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July 25, 2012 / compassioninpolitics

Is the fundamentalist mind less evolved than a progressive one?

If they were less evolved–I think you would see a large difference in the social economic achievements of progressives versus liberals. I realize thats a bit of a hypothesis, but none the less a decent intuition.

And the idea of evolved in this context may be a bit like saying X came after P, Q, R, S, and T and is therefore better. In this context its just a reaction to what came before it (or for instance Star Wars II and III are better than the first one).

Wait. Conservatives still give–they just give to church. Ergo–they are progressive–they are just progressive about different stuff.

So while altruism & community thinking may be a more evolved notion–the idea that the government has to be the agent of that change isn’t necessarily more evolved. Even if in moderation it might make smart policy–which helps get us past zero sum games and creates more win/win solutions. My assumption is these studies are primarily around the issue of altruism & philanthrophy….not as much GOP vs. democrat per se. Plus, there is a certain egoism in the idea that government can solve our problems or that the Federal government can solve our problems better than local. Systems theory says that a one size fits all solution to our problems isn’t going to work. We have different cultures, geographies, and other wonderful diversities from California to New Mexico to Kansas to New York to Boston Washington DC to Florida and to Louisiana.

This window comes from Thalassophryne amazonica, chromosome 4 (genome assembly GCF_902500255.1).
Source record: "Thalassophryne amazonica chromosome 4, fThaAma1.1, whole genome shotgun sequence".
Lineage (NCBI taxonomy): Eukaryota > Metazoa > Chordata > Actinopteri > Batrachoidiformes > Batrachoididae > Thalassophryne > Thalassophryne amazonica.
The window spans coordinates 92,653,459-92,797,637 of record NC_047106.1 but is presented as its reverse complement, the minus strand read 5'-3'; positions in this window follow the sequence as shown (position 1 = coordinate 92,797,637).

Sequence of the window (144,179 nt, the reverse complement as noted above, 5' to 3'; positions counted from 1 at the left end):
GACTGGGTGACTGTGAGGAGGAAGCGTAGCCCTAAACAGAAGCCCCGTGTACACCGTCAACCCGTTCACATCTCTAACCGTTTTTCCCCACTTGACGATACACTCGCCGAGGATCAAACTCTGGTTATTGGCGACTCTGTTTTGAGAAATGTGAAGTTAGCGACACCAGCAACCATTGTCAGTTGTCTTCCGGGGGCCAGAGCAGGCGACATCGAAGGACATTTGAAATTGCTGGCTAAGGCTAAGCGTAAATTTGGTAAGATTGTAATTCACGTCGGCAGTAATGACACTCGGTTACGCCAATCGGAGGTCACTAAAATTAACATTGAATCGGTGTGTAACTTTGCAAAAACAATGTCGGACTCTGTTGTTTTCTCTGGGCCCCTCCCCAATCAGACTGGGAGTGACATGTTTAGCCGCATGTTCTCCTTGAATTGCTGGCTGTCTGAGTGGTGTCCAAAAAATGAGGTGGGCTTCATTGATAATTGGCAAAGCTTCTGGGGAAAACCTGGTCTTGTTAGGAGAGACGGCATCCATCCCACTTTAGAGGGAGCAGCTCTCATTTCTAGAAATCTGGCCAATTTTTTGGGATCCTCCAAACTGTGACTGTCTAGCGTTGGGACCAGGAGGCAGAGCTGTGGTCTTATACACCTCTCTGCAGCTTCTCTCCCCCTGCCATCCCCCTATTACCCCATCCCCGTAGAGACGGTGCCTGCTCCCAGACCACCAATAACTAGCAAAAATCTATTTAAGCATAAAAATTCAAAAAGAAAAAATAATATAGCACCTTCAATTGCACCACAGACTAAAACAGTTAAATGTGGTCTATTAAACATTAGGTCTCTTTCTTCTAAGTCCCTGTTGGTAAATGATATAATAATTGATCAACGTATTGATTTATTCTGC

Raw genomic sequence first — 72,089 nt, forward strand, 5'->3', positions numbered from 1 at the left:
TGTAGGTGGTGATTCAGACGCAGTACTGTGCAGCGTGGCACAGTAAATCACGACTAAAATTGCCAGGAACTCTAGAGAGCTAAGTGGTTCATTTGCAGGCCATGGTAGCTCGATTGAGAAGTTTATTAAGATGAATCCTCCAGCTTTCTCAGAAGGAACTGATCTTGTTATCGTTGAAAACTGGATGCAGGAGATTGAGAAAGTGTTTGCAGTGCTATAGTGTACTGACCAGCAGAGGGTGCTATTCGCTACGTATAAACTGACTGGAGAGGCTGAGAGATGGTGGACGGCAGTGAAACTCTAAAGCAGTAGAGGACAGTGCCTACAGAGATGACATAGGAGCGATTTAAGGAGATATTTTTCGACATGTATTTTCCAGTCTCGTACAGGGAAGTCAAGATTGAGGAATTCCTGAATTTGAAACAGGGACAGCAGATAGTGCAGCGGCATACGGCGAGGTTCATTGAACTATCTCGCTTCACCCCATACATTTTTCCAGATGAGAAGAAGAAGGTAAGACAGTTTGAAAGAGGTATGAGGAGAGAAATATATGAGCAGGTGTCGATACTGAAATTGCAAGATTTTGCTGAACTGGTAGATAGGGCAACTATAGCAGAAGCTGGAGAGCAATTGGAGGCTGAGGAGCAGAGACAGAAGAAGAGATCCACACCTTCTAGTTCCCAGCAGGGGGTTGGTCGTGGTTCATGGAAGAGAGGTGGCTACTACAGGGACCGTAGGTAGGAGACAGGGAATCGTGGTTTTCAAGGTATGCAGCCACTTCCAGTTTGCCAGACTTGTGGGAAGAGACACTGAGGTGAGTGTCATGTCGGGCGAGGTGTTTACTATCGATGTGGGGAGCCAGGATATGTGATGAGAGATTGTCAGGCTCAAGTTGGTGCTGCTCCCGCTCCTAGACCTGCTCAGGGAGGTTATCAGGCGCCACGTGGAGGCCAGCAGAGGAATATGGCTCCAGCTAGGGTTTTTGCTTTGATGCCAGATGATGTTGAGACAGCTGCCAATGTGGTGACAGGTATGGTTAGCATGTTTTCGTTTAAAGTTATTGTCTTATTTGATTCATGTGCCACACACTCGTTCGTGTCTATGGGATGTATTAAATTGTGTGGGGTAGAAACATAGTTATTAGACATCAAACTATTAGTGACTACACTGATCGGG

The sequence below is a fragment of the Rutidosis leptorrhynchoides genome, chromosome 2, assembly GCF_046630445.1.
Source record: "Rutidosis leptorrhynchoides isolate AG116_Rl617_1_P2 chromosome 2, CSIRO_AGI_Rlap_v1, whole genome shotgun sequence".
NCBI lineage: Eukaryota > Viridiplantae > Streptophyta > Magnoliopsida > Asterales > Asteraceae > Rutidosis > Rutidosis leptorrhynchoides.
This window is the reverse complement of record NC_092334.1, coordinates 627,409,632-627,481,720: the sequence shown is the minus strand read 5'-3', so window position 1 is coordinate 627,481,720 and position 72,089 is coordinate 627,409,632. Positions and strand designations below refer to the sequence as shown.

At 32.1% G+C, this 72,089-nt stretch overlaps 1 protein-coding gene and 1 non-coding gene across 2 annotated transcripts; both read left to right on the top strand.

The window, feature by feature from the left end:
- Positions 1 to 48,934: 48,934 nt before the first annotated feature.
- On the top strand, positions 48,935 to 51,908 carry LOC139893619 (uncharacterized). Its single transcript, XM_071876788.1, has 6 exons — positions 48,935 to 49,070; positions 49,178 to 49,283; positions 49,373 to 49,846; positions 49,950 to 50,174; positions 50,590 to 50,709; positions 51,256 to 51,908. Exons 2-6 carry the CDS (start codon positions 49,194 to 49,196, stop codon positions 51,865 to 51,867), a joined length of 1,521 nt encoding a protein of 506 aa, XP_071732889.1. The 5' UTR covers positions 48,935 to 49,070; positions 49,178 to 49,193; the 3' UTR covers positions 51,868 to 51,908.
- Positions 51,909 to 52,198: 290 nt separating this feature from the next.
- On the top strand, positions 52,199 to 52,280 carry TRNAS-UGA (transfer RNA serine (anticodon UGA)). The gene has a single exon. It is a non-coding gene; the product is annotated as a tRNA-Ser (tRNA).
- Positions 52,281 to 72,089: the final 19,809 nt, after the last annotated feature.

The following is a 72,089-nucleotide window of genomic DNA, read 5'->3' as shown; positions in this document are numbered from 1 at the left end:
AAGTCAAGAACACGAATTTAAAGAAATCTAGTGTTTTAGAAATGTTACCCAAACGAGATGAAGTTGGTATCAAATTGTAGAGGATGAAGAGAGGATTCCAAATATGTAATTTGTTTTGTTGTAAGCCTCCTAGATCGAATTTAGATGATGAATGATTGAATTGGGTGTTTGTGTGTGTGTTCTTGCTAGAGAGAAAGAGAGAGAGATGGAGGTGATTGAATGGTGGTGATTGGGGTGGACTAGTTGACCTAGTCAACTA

And as a side note, I’m a moderate–and so certainly some of this resonates with me. I have a relative who listens to right wing radio and it drives me nuts.

And in someways the discussion is a question of language & framing. If the language of conservatism were framed in a different way, perhaps many of those same people would favor different policies. The rhetoric of fundamentalism and conservatism has arguably been stolen from what it means to be either one of those things. I think the assumed causes and relationships between these things have been skewed by various issues.

At the same time, I think the “all Republicans are just selfish” canard is a bit played out. Particularly when presumably many Republicans support local solutions (aka Federalism).

As a side note, would you say the former soviet union had more advanced minds? And is Marx a more forward thinker than Adam Smith, Locke, and Hayek? I don’t think anything other than time and context effects those comparisons. (And I’ll apologize for the use of Marx–it just seemed to be the most useful example).

Plus, I think you still have to calibrate, execute, and sync your policy. Voting alone isn’t enough. You could prove that you had a more advanced mind–but if the policy isn’t functionally better–its pretty useless or perhaps even blinding in one respect to have that mindset or thinking model.

It seems to be the integration of an accounting mindset and a growth mindset is what makes sound fiscal policy and what makes sound personal policy as well. We need realism and idealism. Only via an integration can we make higher order decisions and ultimately survive.

Plus, polarizing rhetoric–like these types of brain studies–seem to create enemies when we really need to build bridges to achieve change.

Will check out that article.

* And just to prove my moderation. I critiqued Libertarianism & Ayn Rand pretty hard core on a Quora thread on that topic–among other of my moderate posts on Quora.

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